On the question of energy policy and Russia, clear differences are emerging within the European Union (EU), as well as between the EU and US.
Together with European firms, Russia has been trying for years to bypass Ukraine as a transit country. The North Stream pipeline was a milestone in this effort, being the first pipeline capable of supplying gas directly to Germany from Russia. The pipeline not only significantly reduced Ukraine’s importance as a gas transit country, it also made Germany an important energy centre within the EU. For this reason, the American government was against the project from the outset.
The US backed the EU’s competing Nabucco pipeline project, which was aimed at bringing gas to Europe from Central Asia without involving Russia. However, the project was abandoned in 2013. In place of Nabucco, a significantly smaller southern corridor is to be built by 2018, including the Trans-Anatolian Pipeline (TANAP) and the Trans-Adriatic Pipeline (TAP). Azerbaijan and Turkey are playing important roles in these pipelines.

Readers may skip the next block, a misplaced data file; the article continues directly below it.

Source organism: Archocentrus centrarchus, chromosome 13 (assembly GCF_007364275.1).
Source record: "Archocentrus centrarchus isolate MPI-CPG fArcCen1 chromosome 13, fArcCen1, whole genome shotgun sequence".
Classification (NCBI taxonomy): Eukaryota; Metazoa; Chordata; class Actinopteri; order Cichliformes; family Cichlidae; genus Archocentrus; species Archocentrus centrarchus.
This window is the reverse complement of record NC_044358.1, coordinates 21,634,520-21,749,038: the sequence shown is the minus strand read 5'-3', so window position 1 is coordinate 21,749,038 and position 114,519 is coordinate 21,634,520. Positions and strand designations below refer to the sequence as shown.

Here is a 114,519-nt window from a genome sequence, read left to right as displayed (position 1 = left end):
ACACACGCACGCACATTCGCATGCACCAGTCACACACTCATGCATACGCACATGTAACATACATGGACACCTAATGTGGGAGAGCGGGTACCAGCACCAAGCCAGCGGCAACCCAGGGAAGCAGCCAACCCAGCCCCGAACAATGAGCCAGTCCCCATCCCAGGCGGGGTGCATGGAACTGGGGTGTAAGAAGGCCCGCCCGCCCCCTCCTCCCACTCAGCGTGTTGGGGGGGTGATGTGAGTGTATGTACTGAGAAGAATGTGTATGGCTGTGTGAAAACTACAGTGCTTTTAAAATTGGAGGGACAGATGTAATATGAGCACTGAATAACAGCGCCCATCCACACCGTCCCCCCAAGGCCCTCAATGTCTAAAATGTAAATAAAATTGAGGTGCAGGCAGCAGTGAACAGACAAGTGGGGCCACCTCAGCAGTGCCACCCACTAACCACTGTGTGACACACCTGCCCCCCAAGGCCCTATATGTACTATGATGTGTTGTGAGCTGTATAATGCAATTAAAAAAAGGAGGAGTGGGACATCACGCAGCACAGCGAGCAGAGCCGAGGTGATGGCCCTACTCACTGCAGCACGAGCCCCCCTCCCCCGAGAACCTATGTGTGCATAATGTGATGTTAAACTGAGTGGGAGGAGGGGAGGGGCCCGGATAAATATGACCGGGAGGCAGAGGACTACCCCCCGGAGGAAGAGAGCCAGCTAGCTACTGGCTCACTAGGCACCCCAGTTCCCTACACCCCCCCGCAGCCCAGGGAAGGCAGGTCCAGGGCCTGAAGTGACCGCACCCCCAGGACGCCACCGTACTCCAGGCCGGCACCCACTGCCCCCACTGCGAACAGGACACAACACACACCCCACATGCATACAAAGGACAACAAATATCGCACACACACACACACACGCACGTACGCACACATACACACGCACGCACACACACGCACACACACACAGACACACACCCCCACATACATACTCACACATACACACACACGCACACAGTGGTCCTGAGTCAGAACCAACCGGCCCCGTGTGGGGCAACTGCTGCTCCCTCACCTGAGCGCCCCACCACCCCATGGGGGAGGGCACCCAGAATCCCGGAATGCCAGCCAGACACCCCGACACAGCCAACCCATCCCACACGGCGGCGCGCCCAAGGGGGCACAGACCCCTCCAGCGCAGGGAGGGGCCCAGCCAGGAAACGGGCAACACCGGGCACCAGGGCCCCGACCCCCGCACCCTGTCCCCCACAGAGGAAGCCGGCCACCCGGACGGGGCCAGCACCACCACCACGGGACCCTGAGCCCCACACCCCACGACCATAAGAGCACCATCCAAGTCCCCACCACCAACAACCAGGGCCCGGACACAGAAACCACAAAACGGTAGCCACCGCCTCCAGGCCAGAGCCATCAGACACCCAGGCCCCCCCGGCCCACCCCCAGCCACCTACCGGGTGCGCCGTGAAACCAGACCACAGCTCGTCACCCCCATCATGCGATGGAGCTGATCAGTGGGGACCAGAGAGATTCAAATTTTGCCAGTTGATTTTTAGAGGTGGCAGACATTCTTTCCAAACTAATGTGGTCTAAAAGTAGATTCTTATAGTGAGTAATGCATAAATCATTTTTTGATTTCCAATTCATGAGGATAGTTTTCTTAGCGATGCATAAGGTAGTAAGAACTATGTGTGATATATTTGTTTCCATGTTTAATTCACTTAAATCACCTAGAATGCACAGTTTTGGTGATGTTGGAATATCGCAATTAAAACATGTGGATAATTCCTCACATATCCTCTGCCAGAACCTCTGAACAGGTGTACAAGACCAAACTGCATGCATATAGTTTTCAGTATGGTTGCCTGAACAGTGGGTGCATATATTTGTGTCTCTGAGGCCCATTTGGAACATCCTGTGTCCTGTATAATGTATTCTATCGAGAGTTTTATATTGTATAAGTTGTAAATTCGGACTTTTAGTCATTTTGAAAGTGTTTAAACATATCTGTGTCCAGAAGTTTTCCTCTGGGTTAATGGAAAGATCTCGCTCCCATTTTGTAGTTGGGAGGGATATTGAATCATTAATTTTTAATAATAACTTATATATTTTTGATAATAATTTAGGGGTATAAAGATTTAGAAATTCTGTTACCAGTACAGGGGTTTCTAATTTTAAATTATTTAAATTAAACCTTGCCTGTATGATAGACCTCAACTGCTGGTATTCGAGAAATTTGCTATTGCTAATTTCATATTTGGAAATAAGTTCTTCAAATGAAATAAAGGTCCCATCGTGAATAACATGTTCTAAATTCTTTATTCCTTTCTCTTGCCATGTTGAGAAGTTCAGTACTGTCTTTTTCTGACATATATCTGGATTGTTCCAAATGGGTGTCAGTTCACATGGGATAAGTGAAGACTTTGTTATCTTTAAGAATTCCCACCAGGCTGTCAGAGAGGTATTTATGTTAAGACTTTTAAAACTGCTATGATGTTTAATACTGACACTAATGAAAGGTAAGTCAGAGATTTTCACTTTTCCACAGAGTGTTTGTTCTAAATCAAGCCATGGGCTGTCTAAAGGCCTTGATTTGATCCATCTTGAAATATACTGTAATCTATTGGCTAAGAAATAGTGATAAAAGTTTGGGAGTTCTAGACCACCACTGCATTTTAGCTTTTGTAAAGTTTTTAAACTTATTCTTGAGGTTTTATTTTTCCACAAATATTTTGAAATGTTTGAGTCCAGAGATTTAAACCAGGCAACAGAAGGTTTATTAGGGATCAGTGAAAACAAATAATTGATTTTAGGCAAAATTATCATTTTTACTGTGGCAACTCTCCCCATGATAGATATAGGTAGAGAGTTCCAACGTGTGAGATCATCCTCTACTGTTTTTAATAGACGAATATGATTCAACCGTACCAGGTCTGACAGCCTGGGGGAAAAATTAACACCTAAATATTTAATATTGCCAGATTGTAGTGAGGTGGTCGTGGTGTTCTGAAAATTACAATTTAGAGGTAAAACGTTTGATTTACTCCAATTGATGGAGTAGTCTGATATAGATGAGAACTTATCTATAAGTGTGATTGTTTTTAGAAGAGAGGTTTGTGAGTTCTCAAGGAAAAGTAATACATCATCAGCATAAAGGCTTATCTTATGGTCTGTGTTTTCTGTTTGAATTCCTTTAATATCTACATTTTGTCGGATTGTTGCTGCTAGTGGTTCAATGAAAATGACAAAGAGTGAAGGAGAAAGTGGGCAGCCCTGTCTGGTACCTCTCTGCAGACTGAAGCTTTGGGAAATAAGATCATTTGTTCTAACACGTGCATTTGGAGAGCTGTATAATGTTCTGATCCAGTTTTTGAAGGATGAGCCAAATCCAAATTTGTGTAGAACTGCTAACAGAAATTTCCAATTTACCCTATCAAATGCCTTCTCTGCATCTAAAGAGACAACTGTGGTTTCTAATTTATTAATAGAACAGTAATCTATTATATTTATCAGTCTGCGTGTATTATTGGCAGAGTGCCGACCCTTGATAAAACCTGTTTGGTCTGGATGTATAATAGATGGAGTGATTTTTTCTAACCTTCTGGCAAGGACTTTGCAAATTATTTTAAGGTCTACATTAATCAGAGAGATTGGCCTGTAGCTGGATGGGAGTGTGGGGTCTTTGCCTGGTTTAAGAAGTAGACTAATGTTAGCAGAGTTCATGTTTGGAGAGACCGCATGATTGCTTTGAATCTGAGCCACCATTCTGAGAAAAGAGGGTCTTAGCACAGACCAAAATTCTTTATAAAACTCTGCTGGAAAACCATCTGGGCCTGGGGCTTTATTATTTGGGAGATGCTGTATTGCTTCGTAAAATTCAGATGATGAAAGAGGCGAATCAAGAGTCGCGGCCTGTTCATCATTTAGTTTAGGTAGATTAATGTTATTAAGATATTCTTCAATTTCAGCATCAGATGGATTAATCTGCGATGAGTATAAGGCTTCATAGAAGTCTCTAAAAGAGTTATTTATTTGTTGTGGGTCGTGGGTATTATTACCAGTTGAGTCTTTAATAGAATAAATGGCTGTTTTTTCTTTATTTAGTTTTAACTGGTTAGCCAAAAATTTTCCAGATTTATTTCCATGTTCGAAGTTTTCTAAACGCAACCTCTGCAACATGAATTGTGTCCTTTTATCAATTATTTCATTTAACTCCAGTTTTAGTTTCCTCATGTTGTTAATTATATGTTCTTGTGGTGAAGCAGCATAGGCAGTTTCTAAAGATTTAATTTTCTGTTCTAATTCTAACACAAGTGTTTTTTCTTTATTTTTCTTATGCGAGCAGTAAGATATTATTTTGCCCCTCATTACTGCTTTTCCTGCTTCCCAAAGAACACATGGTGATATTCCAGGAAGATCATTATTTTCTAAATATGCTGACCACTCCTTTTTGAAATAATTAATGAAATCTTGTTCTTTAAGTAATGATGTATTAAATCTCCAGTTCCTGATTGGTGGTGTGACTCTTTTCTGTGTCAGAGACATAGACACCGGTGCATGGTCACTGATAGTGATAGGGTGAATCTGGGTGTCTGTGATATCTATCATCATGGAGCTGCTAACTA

The South Stream pipeline, another Russian-backed effort that was to have supplied gas to southeast Europe across the Black Sea and bypassing Ukraine, was systematically torpedoed by the EU Commission. Confronted with this political pressure, Russian President Vladimir Putin halted the project last December.
Instead, the Kremlin began talks with Turkey over the building of Turkish Stream. As with South Stream, this pipeline would also supply gas to southeast Europe. However, Turkish Stream is to be constructed up to the Turkish-Greek border, meaning it will not run through any EU member. The Russian and Greek governments signed a declaration of intent at the Petersburg economic forum to expand Turkish Stream to Greece.
While Gazprom has set a date of December 2015 for works to begin on Turkish Stream, not a single contract has been agreed between Russia and Turkey on the capacity of the pipeline, the deadline for construction or its operational start. In addition, it is not clear who will buy the gas from the pipeline, which is to supply 63 million cubic metres annually.